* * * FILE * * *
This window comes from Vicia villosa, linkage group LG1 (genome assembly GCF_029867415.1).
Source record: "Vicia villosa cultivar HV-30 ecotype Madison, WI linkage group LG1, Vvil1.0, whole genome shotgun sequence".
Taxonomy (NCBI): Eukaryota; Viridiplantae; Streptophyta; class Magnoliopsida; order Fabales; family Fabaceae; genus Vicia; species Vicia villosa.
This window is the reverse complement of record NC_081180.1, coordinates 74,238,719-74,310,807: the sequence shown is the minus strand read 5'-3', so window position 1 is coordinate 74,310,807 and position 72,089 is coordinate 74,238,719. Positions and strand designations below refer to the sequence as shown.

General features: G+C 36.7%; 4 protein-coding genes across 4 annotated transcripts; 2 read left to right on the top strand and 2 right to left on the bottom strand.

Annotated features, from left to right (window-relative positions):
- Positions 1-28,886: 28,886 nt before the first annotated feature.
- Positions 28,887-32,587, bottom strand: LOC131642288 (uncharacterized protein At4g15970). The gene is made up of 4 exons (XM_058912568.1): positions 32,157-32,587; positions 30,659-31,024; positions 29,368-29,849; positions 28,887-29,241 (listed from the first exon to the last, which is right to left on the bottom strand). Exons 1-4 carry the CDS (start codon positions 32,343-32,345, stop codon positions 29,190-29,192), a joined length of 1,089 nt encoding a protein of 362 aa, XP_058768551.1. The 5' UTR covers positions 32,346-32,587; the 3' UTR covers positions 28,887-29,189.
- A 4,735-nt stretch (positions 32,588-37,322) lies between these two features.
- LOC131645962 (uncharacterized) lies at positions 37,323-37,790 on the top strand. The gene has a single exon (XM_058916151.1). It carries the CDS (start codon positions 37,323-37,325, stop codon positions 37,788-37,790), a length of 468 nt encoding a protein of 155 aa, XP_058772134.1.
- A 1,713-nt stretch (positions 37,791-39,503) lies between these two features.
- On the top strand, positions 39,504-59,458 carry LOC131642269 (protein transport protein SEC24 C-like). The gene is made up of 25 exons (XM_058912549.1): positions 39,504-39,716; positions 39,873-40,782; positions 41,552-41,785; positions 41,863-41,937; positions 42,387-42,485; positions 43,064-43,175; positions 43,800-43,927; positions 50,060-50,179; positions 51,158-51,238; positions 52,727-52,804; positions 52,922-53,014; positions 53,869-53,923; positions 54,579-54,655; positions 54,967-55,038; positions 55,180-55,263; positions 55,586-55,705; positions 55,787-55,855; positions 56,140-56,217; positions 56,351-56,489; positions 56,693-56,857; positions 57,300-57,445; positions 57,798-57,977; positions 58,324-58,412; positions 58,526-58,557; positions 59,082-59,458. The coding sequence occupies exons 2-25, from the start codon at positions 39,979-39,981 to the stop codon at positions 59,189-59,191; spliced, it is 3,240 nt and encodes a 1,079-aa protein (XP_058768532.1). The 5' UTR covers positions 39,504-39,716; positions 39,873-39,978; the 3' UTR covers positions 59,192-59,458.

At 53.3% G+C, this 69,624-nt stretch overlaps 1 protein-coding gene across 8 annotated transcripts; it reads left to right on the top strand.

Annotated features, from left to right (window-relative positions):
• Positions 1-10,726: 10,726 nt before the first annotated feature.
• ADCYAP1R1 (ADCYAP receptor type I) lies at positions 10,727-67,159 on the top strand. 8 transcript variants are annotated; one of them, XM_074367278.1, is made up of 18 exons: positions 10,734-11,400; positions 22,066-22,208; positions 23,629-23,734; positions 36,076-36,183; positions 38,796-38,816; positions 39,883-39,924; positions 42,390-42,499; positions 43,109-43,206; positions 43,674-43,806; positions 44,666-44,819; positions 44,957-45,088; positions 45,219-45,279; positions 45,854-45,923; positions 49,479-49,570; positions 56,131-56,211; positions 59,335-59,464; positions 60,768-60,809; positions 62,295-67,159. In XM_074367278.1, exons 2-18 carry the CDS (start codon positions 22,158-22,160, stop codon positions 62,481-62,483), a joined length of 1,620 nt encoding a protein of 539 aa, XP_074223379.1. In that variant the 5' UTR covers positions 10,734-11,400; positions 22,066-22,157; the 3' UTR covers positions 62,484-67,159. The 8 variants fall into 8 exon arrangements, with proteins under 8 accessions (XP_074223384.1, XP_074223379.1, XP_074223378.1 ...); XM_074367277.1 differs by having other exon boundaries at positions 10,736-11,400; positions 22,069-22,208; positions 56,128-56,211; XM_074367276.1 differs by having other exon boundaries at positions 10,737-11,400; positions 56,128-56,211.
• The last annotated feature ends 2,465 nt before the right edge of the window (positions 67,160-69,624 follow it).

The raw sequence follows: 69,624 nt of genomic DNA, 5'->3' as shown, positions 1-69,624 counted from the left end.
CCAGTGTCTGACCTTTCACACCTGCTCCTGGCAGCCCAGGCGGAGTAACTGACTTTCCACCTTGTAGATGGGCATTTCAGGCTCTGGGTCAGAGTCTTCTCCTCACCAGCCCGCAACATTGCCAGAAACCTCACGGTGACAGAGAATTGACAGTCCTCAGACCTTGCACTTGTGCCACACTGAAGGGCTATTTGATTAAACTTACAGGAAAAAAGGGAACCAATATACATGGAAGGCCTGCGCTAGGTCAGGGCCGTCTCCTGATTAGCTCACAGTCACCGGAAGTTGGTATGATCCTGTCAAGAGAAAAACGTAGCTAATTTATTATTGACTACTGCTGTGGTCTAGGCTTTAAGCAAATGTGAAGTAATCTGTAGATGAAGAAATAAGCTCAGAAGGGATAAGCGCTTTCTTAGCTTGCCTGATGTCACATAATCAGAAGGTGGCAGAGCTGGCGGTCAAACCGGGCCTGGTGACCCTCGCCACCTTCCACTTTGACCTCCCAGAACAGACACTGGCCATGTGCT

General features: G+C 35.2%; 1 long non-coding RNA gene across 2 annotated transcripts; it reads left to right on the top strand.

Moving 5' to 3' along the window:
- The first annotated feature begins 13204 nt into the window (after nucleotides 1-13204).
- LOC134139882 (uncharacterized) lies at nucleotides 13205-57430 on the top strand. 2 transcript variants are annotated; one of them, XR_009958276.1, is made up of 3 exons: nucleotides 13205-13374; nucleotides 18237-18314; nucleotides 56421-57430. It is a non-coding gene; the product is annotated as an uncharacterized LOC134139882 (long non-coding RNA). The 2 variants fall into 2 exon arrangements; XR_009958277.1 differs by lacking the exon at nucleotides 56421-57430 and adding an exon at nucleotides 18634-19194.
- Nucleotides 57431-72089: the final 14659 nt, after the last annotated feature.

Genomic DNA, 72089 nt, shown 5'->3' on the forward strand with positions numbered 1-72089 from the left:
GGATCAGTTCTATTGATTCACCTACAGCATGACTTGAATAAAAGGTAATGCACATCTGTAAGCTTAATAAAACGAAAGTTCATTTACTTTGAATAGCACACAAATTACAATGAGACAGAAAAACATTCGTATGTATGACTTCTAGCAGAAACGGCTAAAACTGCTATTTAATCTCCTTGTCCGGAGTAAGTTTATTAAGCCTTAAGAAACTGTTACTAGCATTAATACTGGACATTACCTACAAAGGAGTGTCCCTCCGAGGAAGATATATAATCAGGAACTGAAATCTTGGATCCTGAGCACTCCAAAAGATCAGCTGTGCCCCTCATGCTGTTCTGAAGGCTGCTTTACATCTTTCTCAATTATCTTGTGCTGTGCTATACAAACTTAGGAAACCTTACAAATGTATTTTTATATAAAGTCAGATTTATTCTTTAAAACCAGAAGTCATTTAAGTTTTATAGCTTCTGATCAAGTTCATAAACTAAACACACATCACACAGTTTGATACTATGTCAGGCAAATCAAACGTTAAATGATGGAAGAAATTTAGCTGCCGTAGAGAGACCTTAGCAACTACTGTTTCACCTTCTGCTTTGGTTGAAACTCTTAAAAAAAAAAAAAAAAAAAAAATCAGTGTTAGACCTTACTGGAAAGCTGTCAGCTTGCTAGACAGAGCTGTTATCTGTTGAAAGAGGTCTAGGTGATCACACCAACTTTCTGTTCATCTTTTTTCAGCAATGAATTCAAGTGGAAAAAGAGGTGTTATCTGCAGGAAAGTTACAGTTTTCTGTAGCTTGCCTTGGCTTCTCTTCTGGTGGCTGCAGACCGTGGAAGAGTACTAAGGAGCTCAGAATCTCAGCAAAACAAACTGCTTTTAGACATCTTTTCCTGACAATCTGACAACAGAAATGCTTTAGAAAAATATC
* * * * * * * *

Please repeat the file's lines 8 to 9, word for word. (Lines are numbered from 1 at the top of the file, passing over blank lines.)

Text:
- Positions 28,887-32,587, bottom strand: LOC131642288 (uncharacterized protein At4g15970). The gene is made up of 4 exons (XM_058912568.1): positions 32,157-32,587; positions 30,659-31,024; positions 29,368-29,849; positions 28,887-29,241 (listed from the first exon to the last, which is right to left on the bottom strand). Exons 1-4 carry the CDS (start codon positions 32,343-32,345, stop codon positions 29,190-29,192), a joined length of 1,089 nt encoding a protein of 362 aa, XP_058768551.1. The 5' UTR covers positions 32,346-32,587; the 3' UTR covers positions 28,887-29,189.
- A 4,735-nt stretch (positions 32,588-37,322) lies between these two features.